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As described in Ⅰ M'lachim 12 and Ⅱ Divre Hayamim 10, after Sh'lomo's passing, his son, R'chav'am, took the throne. The people immediately demanded a reprieve from Sh'lomo's extremely high taxes. R'chav'am sought the counsel of his elder advisors, who told him to lower taxes. He then sought the counsel of his young advisors, who told him to be strict with the people and threaten them with even higher taxes. R'chav'am followed the younger men's advice, and the people rebelled, splitting off the northern kingdom under Yarov'am.

The G'mara (M'gila 31 amud 2) speaks harshly of R'chav'am for this:

Rabbi Shim'on, son of El'azar, says: If elders tell you "Destroy!" and young men "Build!" — destroy and do not build, for the destruction of elders is building and the building of young men is destruction. And a marker for this is R'chav'am, son of Sh'lomo.

But Sh'lomo's high taxes led to this rebellion too. And they don't seem to have been necessary: M'lachim and Divre Hayamim describe his numerous employees and animals, his lavish home, even the streets of Jerusalem paved literally with silver (according to some commentaries to Ⅱ DH 9:27). Do Chazal speak harshly of Sh'lomo for his high taxes, especially with the hindsight that includes knowing they led to the kingdom division? If so, where and how? If not, why not?

  • Isn't there also some medrish criticizing taking all the men away from their families for the public-works draft? (At least if it wasn't for a good cause?) – Shalom Feb 2 '15 at 18:22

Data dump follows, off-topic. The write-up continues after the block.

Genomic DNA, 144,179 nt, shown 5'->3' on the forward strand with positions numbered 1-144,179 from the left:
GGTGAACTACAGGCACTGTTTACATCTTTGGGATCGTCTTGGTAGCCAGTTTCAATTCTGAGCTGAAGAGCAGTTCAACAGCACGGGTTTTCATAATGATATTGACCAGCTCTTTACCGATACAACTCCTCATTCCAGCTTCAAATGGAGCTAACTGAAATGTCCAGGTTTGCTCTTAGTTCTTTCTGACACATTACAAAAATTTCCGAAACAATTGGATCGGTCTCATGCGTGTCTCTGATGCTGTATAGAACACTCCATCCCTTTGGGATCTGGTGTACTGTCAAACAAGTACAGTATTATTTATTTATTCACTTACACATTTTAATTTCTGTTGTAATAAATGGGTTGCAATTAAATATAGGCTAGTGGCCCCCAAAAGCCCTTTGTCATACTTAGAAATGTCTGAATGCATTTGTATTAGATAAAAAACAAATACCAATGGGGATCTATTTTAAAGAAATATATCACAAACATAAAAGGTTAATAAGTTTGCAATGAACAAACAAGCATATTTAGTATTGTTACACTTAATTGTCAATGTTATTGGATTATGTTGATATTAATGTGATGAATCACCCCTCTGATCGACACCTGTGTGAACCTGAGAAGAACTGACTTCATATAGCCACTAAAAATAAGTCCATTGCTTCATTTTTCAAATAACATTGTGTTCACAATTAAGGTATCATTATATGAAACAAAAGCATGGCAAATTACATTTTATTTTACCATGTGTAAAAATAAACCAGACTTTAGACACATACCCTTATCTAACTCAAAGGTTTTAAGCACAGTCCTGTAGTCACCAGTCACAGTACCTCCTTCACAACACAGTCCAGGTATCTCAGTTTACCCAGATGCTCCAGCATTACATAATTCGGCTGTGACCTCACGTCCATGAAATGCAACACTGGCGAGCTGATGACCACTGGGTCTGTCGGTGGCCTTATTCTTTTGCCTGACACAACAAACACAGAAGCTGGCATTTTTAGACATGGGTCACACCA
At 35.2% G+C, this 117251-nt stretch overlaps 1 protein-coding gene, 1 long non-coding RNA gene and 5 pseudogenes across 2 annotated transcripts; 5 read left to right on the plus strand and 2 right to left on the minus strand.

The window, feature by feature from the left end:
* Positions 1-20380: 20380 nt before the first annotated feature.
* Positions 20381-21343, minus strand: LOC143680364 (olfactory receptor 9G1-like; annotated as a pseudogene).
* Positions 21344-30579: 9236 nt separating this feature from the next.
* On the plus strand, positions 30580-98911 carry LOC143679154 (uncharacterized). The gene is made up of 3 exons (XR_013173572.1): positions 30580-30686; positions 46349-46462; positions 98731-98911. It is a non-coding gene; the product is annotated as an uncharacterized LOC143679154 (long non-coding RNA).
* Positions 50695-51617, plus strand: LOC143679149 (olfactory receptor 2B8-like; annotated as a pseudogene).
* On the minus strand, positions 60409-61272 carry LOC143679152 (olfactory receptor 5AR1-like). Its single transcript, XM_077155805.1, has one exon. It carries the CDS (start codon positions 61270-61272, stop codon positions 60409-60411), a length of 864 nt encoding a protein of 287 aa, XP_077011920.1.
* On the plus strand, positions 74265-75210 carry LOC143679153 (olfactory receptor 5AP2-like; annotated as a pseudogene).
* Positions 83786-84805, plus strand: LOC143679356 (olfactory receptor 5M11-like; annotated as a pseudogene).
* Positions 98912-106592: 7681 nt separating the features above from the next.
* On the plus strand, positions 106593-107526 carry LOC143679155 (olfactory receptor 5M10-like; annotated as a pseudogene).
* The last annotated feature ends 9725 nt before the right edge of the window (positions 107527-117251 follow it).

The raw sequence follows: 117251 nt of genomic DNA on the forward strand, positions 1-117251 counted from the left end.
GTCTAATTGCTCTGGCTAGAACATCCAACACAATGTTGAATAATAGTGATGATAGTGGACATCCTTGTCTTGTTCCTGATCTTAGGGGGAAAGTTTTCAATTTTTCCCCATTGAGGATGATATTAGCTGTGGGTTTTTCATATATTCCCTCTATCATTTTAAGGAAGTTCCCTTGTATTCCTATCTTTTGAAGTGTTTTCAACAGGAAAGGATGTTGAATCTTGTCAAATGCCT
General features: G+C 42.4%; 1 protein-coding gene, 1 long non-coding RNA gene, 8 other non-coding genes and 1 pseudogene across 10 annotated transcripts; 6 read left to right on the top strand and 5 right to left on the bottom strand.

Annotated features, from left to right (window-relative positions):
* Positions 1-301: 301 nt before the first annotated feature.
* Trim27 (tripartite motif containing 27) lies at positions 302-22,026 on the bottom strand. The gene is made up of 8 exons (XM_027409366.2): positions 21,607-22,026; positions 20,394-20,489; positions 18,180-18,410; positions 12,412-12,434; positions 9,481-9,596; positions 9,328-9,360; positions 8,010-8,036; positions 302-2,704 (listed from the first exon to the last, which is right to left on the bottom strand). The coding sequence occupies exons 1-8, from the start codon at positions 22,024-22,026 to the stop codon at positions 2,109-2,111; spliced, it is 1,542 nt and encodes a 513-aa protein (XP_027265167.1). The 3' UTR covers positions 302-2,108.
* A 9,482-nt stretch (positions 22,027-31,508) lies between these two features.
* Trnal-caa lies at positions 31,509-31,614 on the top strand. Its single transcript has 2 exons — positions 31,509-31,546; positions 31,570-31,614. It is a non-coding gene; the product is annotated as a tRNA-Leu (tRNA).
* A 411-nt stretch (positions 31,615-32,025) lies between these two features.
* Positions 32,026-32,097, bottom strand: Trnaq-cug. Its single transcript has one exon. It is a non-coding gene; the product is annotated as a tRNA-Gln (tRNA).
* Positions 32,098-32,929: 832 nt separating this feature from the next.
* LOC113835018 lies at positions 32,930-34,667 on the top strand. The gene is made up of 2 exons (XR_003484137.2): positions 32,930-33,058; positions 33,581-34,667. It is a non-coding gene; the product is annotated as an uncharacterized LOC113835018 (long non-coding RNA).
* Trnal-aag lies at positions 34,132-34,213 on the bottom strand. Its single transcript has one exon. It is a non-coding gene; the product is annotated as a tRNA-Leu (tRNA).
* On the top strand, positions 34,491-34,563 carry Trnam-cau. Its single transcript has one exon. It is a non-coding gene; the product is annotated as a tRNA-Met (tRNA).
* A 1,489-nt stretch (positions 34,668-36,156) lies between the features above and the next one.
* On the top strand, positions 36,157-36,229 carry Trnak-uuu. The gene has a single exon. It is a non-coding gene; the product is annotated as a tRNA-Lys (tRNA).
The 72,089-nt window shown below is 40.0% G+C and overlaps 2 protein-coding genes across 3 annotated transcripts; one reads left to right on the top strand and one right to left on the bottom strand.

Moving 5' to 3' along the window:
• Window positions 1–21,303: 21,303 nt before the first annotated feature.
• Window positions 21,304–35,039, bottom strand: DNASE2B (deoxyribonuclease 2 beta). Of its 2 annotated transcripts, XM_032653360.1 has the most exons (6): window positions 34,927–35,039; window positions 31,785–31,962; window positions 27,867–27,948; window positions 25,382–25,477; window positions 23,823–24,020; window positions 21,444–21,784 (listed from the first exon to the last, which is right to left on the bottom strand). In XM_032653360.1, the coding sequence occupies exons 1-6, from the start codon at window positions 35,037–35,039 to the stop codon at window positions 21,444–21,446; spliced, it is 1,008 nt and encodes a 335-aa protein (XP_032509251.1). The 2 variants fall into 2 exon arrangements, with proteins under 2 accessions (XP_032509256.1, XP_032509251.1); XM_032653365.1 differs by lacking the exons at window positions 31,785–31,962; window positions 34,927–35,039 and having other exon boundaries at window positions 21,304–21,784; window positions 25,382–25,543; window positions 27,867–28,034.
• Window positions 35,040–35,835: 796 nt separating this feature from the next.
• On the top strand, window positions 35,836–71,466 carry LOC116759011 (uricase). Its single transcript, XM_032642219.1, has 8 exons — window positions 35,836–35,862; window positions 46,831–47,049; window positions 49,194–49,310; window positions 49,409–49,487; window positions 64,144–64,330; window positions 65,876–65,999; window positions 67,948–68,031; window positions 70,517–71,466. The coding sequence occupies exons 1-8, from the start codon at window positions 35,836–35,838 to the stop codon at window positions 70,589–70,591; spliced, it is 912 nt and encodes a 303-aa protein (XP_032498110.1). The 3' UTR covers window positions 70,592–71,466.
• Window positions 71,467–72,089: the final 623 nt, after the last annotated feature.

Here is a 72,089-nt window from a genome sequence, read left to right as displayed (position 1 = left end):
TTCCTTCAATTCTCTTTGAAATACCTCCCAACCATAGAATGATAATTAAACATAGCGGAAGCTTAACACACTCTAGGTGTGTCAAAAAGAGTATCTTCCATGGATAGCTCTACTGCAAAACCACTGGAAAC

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Sanhedrin 101b appears to address this, to some degree.

אמר רבי יוחנן מפני מה זכה ירבעם למלכות מפני שהוכיח את שלמה ומפני מה נענש מפני שהוכיחו ברבים שנאמר (מלכים א יא) וזה הדבר אשר הרים יד במלך שלמה בנה את המלוא סגר את פרץ עיר דוד אביו אמר לו דוד אביך פרץ פרצות בחומה כדי שיעלו ישראל לרגל ואתה גדרת אותם כדי לעשות אנגריא לבת פרעה

Said Rabbi Yochanan: why did Yeravam merit the throne? For rebuking Shlomo. Then why was [Yeravam] punished? For doing that rebuke in public [when that wasn't necessary]. As it says, This is the way in which he struck out against King Shlomo: "he built the melo, and shut the break-through in the city of his father David!" [Meaning, Yeravam] told [Shlomo]: "Your father David broke holes in the wall to make it easier for the Jews to make the pilgrimage. And you? You walled them up, for a tax [angaria] for Pharaoh's daughter.

Rashi has two interpretations: fewer, better-controlled entryways into the city made it easier to tax people (and use the money in turn for stuff like the Egyptian princess' house); or the wall was a feature of the princess' house and helped those who were drafted into the labor force for her.

At least in the context that it interfered with people's religious experience, it seems the criticism was warranted.

My general impression is that Shlomo taxed a lot, but he also had a lot to show for it. His son wasn't as great and his government didn't produce as much, so it was supposed to ease up on the taxes in response.

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